Then would you please elaborate why D is wrong ?

Much help appreciated.

Hi Debayan,

Even if we say that the sharp and jagged edged of the horny jaws and not the horny jaws act as teeth, the main flaw in choice D is that per that choice "sharp and jagged edges" are compared to "teeth". The intent of the question is not to show comparison. The intent of the sentence is to show function. When we need to show function using "as", we must put just the noun after "as" and not the clause. The moment we put a clause after "as", it presents compariosn and not the function.

In choice D, "as" is followed by a clause "teeth do" and hence presents comparison. Choice E corrects that error by placing just noun after "as" to present the function correctly.

Hope this helps.
Thanks.
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Re: Although the turtle has been toothless for more than 150 million years [#permalink]
egmat wrote:
debayan222 wrote:
I think that here we are comparing the moderately sharp and jagged edges(say,X) of the horny jaws(say,Y) function as teeth do. X of Y-then X is the subject I guess.So here the sharp and jagged edges work as the teeth do.(Not comparing the horny jaws with teeth)

Then would you please elaborate why D is wrong ?

Much help appreciated.

Hi Debayan,

Even if we say that the sharp and jagged edged of the horny jaws and not the horny jaws act as teeth, the main flaw in choice D is that per that choice "sharp and jagged edges" are compared to "teeth". The intent of the question is not to show comparison. The intent of the sentence is to show function. When we need to show function using "as", we must put just the noun after "as" and not the clause. The moment we put a clause after "as", it presents compariosn and not the function.

In choice D, "as" is followed by a clause "teeth do" and hence presents comparison. Choice E corrects that error by placing just noun after "as" to present the function correctly.

Hope this helps.
Thanks.

Almost convinced Thanks Shardhha..!

But...still a little doubt left-don't you think that here we are comparing the functions (of teeth and that of sharp and jagged edges of the horny jaws) ?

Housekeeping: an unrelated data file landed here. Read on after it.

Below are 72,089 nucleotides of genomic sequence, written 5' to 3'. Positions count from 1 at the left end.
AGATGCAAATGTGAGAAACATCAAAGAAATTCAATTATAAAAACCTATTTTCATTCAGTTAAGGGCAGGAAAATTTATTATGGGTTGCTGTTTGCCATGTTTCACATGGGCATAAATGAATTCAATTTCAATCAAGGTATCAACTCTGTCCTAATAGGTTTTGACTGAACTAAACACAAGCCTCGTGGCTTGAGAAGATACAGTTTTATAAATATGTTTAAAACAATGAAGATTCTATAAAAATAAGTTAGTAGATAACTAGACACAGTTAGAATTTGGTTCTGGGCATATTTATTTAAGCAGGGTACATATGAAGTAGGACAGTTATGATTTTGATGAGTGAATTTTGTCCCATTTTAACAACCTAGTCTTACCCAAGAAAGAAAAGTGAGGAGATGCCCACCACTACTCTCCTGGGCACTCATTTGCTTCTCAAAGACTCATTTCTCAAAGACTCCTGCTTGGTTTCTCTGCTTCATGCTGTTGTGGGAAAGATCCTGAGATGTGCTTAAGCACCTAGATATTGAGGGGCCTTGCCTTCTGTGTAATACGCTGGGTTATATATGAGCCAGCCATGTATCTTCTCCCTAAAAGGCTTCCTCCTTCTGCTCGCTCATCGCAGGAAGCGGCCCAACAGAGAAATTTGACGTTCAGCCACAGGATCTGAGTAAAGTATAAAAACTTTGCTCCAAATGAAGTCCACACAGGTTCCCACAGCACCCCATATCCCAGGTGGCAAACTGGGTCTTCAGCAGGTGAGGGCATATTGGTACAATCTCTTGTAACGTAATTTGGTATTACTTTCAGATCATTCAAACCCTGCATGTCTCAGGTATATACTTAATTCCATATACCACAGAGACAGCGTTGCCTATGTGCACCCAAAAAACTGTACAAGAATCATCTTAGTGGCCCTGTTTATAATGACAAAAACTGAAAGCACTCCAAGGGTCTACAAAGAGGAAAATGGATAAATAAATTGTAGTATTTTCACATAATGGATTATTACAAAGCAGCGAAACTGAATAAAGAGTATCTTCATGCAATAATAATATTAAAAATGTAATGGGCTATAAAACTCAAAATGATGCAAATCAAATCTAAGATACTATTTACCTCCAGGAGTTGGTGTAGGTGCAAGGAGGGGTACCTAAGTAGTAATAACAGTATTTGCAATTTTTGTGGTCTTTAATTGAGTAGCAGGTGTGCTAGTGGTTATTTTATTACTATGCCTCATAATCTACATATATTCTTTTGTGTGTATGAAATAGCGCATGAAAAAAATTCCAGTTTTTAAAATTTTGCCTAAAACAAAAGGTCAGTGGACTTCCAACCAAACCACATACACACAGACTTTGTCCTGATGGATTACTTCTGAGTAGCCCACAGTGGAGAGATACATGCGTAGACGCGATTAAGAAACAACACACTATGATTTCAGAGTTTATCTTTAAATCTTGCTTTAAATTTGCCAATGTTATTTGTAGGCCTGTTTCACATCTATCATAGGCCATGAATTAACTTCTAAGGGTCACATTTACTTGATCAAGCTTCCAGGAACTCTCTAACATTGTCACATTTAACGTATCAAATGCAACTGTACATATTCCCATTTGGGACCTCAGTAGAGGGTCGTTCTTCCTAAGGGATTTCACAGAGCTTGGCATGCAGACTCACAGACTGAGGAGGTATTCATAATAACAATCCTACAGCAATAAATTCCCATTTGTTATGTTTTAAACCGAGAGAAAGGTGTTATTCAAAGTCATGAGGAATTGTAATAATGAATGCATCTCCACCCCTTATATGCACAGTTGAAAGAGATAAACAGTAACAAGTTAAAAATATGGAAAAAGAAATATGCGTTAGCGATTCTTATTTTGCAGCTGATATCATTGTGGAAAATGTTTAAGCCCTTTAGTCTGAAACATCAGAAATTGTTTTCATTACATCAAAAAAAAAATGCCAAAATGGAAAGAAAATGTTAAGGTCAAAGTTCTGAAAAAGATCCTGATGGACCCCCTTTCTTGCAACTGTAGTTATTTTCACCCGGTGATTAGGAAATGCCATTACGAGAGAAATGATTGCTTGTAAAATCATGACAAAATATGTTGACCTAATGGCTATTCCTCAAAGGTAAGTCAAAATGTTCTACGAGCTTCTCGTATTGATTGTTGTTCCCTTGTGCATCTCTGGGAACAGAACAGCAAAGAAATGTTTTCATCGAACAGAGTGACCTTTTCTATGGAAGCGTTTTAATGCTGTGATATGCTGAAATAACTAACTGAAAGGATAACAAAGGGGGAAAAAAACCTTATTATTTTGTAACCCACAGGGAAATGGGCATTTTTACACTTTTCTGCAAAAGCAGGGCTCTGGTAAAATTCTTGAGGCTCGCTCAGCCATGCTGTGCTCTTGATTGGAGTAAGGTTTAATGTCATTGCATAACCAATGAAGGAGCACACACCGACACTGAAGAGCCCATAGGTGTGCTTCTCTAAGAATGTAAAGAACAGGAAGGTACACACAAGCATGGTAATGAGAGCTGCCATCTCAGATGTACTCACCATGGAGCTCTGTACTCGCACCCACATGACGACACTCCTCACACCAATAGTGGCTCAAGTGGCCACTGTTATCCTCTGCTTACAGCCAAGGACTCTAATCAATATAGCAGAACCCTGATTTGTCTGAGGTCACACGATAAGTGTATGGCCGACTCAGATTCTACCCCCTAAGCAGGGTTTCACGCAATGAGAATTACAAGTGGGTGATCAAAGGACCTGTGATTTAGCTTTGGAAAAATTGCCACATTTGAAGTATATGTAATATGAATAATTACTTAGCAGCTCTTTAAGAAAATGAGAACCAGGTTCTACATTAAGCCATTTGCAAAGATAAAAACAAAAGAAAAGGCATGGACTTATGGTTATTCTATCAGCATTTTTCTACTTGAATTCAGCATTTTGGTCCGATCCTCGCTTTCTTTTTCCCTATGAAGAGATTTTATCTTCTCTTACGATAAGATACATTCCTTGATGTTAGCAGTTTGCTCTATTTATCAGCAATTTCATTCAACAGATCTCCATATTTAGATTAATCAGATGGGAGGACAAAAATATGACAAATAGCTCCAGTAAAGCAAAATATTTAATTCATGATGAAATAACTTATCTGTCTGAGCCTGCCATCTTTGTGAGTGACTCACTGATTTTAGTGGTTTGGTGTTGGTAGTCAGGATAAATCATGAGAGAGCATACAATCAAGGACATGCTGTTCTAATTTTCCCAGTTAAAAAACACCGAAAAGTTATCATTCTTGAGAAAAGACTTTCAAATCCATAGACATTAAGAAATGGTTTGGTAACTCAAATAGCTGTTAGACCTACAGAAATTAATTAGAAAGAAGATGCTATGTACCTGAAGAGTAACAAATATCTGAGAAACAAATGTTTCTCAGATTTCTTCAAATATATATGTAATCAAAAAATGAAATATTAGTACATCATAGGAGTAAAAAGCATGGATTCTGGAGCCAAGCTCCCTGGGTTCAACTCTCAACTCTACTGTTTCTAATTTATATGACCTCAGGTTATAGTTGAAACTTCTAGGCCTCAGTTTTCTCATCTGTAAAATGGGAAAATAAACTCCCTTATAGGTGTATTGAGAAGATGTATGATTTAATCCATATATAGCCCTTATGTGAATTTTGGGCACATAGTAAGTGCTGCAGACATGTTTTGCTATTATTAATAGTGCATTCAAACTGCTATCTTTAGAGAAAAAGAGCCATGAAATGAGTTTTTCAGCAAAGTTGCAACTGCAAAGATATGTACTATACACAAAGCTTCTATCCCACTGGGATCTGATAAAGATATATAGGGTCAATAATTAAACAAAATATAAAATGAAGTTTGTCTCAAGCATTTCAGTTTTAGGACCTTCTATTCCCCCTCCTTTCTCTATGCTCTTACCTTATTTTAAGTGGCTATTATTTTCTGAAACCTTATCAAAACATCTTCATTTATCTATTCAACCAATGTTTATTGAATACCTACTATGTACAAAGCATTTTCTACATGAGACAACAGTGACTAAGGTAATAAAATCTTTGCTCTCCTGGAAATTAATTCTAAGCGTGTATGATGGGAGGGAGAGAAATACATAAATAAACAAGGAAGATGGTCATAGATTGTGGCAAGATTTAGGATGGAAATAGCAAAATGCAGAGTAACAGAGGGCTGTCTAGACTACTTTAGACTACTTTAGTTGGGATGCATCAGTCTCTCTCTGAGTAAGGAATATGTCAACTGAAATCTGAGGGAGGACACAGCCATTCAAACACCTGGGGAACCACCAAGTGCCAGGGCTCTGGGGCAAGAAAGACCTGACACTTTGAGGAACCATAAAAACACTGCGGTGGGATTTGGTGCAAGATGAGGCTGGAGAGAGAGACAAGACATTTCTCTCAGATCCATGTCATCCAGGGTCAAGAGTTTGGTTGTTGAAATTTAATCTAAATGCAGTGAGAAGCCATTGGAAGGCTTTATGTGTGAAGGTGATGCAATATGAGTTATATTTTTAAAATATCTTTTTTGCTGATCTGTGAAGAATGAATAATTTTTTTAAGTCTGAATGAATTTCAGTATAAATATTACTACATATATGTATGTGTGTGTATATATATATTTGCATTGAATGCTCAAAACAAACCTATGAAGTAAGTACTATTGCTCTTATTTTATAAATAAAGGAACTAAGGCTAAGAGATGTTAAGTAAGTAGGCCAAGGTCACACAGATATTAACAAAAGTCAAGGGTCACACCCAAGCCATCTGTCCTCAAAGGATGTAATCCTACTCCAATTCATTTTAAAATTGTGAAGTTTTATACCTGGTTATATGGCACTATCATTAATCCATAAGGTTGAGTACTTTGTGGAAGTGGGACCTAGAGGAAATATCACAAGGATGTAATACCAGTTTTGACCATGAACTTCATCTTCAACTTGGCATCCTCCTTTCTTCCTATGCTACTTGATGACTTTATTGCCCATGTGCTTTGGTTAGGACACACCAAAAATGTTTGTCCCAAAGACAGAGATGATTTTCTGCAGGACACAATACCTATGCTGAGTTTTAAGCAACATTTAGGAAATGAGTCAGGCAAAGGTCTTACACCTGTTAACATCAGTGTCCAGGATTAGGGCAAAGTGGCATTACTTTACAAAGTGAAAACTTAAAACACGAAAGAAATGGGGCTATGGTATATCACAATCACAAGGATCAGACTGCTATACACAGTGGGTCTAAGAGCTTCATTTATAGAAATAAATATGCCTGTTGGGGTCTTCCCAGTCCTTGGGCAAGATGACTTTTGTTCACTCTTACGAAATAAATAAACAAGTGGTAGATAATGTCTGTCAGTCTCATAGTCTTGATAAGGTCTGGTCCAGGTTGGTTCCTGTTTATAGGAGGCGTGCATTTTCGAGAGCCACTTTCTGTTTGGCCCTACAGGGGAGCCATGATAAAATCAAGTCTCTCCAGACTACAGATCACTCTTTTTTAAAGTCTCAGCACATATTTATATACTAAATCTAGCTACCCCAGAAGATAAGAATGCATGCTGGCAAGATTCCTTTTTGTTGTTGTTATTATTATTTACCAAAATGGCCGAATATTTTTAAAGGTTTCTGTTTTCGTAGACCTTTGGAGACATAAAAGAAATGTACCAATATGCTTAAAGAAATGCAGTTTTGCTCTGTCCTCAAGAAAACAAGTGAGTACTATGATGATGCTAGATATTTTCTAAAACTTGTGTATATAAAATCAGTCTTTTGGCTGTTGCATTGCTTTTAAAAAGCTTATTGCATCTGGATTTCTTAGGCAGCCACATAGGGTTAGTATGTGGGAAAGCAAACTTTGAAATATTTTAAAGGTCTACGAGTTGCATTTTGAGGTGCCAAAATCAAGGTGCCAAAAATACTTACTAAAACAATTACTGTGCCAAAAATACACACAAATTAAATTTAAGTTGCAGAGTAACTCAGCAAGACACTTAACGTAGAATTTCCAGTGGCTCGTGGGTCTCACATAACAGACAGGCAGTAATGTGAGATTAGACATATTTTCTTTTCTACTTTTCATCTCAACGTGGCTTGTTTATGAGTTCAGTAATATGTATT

P.S: Is it because of the fact that as the presence of teeth is virtual in this case so we're not doing the comparison of functions actually...?

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Re: Although the turtle has been toothless for more than 150 million years [#permalink]
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debayan222 wrote:
Almost convinced Thanks Shardhha..!

But...still a little doubt left-don't you think that here we are comparing the functions (of teeth and that of sharp and jagged edges of the horny jaws) ?

P.S: Is it because of the fact that as the presence of teeth is virtual in this case so we're not doing the comparison of functions actually...?

Hi Debayan,

Let's take a very basic example here:

I work as a GMAT expert with e-gmat.

Here, I am not compared to a GMAT expert. I am a GMAT expert. I function in the capacity of a GMAT expert.

In the very same way, the official sentence does not compare the "sharp abd jagged edges" with "teeth". It says that these "sharp and jagged edges" functions as "teeth". These edges themselves are the teeth in turtle. There is no question of any comparison here.

Hope this helps.
Thanks.
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Re: Although the turtle has been toothless for more than 150 million years [#permalink]